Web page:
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Uganda’s Economy Recovering from COVID-19 Impact Amid Uncertainties

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UGANDA - Investors King

The Ugandan economy is emerging from the devastating impact of the COVID-19 (coronavirus) health pandemic, but prospects for growth are undermined by increasing pressure on its natural resources, according to the latest World Bank economic analysis for the country.

The 17th Uganda Economic Update (UEU), From Crisis to Green Resilient Growth: Investing in Sustainable Land Management and Climate-Smart Agriculture, says that the COVID-19 shock caused a sharp contraction of the economy to its slowest pace in three decades. Household incomes fell when firms closed and jobs were lost, particularly in the urban informal sector. The country’s Gross Domestic Product contracted by 1.1 percent in 2020, and is estimated to have recovered to 3.3 percent during the 2021 fiscal year.

“Following the job losses and closure of small businesses, many people returned to agriculture and other natural resources dependent activities to manage and survive the crisis,” said Tony Thompson, World Bank Country Manager for Uganda. “This further strains natural resources, which were already under pressure from rapid population growth, urbanization, a refugee influx and the country’s drive for industrialization.”

From the severe contraction in economic activity and its subsequent impacts on livelihoods during 2020, the report notes that signs of recovery have strengthened, underpinned by improved business and trading conditions as COVID-19 restrictions ease. Domestic investments picked up during the last quarter of 2020 in line with global invest recovery. Manufacturing and construction recovered during the quarter ending March 2021 while the cash crop sector has sustained agricultural sector growth.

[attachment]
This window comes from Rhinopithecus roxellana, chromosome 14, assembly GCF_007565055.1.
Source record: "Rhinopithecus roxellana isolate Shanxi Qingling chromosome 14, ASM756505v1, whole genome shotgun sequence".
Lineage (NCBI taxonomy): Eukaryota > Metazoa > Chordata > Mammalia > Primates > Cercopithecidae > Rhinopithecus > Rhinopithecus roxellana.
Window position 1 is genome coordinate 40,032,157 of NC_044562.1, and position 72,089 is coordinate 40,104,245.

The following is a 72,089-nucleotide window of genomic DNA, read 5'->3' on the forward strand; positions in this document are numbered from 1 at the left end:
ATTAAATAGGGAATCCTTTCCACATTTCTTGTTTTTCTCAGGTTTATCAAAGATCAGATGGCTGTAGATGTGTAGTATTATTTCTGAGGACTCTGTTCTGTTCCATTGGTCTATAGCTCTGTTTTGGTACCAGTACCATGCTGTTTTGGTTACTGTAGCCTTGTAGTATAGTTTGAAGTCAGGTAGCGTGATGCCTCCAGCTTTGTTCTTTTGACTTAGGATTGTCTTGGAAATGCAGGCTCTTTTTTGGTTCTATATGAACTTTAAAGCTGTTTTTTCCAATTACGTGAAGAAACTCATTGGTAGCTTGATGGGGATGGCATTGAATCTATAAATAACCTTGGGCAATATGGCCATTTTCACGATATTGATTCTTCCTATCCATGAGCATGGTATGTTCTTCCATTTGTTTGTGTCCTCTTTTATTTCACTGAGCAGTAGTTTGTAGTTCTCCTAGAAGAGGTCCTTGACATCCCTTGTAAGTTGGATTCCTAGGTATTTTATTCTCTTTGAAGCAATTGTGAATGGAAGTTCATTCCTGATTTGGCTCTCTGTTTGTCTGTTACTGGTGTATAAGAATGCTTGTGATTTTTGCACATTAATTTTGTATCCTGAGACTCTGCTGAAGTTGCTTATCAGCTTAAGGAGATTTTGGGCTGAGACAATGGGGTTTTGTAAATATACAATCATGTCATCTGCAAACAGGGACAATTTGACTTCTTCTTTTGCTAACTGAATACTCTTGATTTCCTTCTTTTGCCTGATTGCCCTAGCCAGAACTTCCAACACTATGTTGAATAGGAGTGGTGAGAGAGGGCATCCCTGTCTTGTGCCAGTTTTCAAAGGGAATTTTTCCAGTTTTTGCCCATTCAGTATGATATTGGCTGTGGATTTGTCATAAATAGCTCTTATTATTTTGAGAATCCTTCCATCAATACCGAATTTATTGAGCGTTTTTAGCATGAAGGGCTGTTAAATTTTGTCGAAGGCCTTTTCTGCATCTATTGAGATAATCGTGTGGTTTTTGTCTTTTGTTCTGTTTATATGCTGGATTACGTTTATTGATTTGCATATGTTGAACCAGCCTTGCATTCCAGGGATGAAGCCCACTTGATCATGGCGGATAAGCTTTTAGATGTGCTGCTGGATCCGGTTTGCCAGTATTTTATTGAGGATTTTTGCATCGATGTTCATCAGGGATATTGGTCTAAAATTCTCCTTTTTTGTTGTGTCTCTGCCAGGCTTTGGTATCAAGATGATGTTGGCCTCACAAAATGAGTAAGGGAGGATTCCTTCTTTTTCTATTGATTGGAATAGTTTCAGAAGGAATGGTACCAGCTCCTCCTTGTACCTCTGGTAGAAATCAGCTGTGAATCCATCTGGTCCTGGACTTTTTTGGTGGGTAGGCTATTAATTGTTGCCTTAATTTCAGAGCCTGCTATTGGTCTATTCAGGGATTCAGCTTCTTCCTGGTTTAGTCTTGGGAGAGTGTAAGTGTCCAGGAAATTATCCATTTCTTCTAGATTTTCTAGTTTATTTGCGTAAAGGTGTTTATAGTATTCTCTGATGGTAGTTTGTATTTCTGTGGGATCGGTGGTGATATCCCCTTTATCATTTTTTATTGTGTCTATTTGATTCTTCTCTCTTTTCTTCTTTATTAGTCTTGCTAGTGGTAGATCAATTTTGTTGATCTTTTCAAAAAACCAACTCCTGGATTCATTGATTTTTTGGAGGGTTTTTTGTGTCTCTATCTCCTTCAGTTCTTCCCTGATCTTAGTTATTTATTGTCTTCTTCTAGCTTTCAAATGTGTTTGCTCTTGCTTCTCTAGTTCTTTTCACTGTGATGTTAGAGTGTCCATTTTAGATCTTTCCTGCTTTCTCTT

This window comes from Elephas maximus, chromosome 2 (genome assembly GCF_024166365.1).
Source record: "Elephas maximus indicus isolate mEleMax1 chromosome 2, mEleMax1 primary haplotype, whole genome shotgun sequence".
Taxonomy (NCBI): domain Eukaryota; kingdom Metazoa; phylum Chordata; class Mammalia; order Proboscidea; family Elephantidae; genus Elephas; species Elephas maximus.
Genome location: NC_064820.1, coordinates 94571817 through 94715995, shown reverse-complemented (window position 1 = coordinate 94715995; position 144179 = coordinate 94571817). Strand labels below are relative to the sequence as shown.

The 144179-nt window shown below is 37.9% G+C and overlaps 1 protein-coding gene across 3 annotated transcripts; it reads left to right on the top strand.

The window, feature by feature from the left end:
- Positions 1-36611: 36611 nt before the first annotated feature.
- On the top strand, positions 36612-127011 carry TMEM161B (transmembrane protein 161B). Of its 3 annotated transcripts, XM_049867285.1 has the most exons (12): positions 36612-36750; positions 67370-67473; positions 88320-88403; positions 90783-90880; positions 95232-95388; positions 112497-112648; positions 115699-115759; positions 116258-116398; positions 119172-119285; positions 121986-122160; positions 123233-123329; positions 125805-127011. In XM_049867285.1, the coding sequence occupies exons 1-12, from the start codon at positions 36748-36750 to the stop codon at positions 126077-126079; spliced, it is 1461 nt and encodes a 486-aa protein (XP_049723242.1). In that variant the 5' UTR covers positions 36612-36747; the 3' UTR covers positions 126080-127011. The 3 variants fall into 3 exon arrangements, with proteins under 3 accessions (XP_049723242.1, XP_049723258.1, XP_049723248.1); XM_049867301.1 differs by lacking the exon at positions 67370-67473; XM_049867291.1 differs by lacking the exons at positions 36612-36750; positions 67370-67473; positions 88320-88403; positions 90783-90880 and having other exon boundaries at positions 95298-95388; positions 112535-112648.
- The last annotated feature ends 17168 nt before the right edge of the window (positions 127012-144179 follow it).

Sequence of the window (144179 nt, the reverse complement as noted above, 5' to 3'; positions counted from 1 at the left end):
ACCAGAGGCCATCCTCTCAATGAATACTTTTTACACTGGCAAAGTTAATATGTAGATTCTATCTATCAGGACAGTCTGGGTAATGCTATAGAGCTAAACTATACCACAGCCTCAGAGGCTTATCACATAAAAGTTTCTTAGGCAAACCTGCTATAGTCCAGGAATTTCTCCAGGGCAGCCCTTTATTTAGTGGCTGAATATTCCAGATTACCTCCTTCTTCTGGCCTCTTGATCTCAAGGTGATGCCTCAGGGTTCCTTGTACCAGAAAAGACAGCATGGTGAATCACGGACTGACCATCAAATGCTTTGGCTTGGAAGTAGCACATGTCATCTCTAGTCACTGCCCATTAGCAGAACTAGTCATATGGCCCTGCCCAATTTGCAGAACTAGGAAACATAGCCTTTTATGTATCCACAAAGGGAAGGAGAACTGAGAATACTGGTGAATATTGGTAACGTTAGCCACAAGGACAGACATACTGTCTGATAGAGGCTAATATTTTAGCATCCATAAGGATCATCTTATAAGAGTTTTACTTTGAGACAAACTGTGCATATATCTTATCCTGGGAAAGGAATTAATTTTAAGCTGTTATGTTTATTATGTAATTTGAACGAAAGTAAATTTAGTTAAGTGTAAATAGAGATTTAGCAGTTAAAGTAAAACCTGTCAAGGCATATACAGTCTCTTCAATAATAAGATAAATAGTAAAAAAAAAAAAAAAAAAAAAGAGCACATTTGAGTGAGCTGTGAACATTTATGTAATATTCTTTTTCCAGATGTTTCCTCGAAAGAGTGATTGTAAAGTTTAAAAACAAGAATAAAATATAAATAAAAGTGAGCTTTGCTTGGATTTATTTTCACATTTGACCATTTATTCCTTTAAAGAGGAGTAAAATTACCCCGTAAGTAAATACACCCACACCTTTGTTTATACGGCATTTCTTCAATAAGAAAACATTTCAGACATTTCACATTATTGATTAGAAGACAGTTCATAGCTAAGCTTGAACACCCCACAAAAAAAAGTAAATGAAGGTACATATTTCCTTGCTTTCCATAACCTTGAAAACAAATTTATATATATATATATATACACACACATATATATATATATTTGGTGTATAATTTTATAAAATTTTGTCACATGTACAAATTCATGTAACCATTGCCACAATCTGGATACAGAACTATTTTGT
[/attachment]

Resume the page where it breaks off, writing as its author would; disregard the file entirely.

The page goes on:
The economic growth outlook is 4.6 percent in the 2022, and acceleration to 6.4 percent in the 2023 fiscal year, as domestic demand conditions improve, and global recovery continues as COVID-19 vaccines are rolled out.

The UEU says that Uganda’s immediate priority remains to save lives by intensifying measures to limit the spread of the coronavirus disease. Yet, the report says sustaining recovery will require the government to manage emerging risks including from widening fiscal deficits, escalating costs for small businesses, and climate shocks and loss of its natural capital.

“As the crisis abates, fiscal consolidation and prioritization of spending towards human capital development and greener investments will be the lynchpin into a greener, resilient and inclusive recovery,” said Rachel SebuddeWorld Bank Senior Economist and lead author of the report.

The significant shift of Ugandans to agriculture in response to the crisis has heightened the urgency for the country to enhance sustainable use of natural resources. According to the report, land degradation, deforestation and climate risks contribute to the country’s economic vulnerabilities and poverty. Annual decline in forest cover, by 2.6 percent, is one of the highest rates of forest loss globally and climate risks, including slow onset change and extreme events exacerbate this natural capital degradation.